A beautifully illustrated exploration of courage, perseverance, and eternal friendship.
“Whosoever is delighted in solitude,” quipped Francis Bacon, “is either a wild beast or a god.” It’s an observation that speaks to the fact that our deep, universal desire for companionship and connection can feel overwhelming, especially when we’re lonely. We feel slighted when others ignore our overtures of friendship, but if we persevere and continue reaching out to others, we may eventually be rewarded with the ultimate gift of lifelong friendship.
This is the challenge facing Beekle, the main character in The Adventures of Beekle: The Unimaginary Friend (public library), a children’s book by Dan Santat about an imaginary friend who is overlooked by children again and again. In the story, imaginary friends are born on an island where they wait to be imagined by children. Once imagined, they’re magically transported to the real world to join their new human friends.
Unfortunately, nobody imagines Beekle. He eventually takes matters into his own hands: he courageously starts looking for a friend himself. It’s an incredibly beautiful journey with a touching ending.
He was born on an island far away where imaginary friends were created. Here, they lived and played, each eagerly waiting to be imagined by a real child.
Every night he stood under the stars, hoping for his turn to be picked by a child and given a special name. He waited for many nights. But his turn never came.
Beekle decides to do “the unimaginable” and leave the island in search of his friend. He builds a boat and sails across the sea to “the real world,” which is portrayed in the book as a dark, dreary place. The juxtaposition between the real world and the children’s world is striking and, for adult readers who inhabit “the real world,” maybe a little too realistic and depressing.
The real world is strange. Beekle eventually finds a playground full of children, but he still can’t find his friend. Finally, after climbing to the top of a tree, he meets the girl who eventually becomes his friend. She calls him “Beekle,” and the two of them start having adventures together.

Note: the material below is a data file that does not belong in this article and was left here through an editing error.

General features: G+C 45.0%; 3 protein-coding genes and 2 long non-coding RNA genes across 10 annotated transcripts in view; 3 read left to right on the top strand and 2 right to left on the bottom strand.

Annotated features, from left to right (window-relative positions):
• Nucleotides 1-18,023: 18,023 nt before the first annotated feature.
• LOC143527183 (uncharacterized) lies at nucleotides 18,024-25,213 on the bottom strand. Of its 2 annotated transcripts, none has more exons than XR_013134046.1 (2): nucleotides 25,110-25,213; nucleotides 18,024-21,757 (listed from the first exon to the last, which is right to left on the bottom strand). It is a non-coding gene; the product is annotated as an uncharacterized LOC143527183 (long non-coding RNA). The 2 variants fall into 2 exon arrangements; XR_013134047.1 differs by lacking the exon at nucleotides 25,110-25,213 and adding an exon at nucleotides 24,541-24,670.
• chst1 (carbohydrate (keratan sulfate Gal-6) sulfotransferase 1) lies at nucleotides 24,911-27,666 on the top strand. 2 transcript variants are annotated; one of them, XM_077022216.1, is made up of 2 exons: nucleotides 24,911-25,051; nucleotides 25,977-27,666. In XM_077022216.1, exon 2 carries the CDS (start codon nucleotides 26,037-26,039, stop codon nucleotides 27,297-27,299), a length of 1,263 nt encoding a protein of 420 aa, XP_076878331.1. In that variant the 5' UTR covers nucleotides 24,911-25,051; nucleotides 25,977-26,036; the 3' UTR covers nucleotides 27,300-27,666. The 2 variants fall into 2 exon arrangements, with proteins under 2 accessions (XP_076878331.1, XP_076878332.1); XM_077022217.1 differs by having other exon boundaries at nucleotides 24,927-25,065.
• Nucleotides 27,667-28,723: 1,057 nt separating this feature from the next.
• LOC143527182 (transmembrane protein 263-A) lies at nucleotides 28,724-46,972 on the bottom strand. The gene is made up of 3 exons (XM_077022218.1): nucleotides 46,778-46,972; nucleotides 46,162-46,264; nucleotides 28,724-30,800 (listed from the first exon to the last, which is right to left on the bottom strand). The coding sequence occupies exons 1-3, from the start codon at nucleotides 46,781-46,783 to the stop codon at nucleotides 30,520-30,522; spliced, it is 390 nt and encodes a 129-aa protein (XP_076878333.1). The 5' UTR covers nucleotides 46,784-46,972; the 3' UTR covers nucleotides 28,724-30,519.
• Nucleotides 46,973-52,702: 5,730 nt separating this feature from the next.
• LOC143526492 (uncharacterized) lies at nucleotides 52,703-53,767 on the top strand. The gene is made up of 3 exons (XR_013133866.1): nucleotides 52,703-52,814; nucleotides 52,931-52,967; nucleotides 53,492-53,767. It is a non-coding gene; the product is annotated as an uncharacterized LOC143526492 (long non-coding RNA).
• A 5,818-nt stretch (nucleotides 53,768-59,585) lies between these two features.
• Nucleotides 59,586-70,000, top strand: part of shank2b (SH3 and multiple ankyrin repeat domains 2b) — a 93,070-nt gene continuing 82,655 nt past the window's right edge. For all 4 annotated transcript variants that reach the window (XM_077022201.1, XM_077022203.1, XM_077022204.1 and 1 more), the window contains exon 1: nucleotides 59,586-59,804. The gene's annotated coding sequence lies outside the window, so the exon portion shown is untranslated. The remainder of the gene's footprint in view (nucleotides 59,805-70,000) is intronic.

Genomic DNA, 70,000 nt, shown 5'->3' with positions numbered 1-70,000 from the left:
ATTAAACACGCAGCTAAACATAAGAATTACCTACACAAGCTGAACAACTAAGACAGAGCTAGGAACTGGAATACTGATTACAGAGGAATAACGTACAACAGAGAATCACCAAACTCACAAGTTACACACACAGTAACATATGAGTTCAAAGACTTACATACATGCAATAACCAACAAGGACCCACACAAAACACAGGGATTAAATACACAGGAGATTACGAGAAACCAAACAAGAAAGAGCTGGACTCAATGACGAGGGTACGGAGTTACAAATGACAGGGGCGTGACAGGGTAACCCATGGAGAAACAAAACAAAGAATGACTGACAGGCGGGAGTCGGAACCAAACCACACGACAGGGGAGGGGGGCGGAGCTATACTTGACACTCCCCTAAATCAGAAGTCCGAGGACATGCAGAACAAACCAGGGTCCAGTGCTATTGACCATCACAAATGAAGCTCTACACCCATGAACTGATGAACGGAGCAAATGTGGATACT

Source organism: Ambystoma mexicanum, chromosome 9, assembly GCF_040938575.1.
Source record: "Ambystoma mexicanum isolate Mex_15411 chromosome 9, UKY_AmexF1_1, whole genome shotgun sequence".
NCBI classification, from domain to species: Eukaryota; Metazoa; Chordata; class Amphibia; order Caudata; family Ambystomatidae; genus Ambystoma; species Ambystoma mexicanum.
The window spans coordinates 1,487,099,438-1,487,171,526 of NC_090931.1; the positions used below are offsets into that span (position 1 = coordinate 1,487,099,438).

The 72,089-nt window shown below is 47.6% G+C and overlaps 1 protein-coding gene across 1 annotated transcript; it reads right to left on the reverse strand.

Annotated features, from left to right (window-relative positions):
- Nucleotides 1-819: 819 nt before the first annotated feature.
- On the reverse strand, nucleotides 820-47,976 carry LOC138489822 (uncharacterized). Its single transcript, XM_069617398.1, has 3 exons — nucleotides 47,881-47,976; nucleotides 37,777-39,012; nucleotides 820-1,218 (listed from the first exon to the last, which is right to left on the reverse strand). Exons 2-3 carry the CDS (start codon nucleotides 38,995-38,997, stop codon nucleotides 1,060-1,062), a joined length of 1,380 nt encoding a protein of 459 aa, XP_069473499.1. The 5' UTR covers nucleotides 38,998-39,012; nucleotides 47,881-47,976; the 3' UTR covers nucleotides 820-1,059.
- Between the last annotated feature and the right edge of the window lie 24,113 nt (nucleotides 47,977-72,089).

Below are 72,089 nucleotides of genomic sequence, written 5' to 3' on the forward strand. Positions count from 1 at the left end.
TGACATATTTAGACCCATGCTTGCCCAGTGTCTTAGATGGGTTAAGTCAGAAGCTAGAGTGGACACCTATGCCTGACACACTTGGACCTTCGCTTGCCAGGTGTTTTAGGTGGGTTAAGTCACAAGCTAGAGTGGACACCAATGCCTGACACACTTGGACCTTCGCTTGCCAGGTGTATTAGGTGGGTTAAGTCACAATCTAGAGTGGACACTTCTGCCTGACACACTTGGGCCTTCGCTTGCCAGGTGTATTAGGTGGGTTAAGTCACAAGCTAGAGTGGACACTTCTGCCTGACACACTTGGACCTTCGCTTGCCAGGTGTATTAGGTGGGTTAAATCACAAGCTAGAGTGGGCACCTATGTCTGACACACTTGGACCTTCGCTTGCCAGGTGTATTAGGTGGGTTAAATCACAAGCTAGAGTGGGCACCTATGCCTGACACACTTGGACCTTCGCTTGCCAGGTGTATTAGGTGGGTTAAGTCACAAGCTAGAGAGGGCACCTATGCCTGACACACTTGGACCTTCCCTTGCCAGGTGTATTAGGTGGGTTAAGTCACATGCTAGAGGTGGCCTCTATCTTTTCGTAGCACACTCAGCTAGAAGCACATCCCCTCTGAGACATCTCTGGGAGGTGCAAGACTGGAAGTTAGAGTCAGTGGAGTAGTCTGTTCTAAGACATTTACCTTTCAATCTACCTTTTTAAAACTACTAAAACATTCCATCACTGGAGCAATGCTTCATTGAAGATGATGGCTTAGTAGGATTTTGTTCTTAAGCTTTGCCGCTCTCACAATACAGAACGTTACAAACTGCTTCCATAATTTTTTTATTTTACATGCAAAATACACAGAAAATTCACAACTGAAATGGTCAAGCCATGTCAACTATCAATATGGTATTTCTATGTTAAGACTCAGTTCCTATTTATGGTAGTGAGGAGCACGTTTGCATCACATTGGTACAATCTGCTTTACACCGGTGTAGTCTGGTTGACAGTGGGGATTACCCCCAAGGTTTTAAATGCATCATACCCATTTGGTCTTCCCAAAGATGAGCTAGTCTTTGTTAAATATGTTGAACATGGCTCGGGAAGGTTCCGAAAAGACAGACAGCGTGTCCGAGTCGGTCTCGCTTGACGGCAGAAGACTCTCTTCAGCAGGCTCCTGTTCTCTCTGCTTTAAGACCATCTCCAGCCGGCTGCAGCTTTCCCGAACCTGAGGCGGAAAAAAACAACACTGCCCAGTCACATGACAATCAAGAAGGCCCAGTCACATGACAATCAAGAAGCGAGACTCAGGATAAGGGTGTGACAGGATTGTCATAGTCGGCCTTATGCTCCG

At first, they weren’t sure what to do. Neither of them had made a friend before. But… after a little while they realized they were perfect together.
Beekle and Alice had many new adventures. They shared their snacks. They told funny jokes.
The world began to feel a little less strange.
And together they did the unimaginable.
In an interview, Santat explained where the name “Beekle” came from, and how he came up with the idea for the story.
The name ‘Beekle’ was actually my oldest son’s first word for ‘bicycle.’ My wife thought it was a cute name for a book character and so I kept it in the back of my mind for years. When I finally found the time to write the story I had this idea about an imaginary friend who was already born on an island where imaginary friends were born but had to wait to be imagined. I always thought it was interesting to explore the thoughts of an imaginary friend waiting to meet their friend because, when you look at the whole situation, you realize that they don’t have a choice in the matter. They’re a utility to serve the purpose of a child’s needs.
Later in the interview, Santat says that he believes the story is a metaphor for the birth of his son.
To me, the story is a metaphor about the birth of my son. There’s the initial anxiety of being a first-time father realizing that there is this inevitable destiny of meeting this new person but knowing you’ll love them unconditionally without having ever met. Then the imagination becomes a reality when you finally hold your child in your arms for the first time, and that’s when your imaginary friend gets his name, Beekle.
Winner of the prestigious Caldecott Medal, The Adventures of Beekle: The Unimaginary Friend is destined to become a timeless classic. Complement with Rude Cakes, a hilarious children’s book that uses humor to talk about bad behavior, then revisit Mr. Meebles, Jack Kent’s story about an imaginary friend whose biggest worry is being forgotten.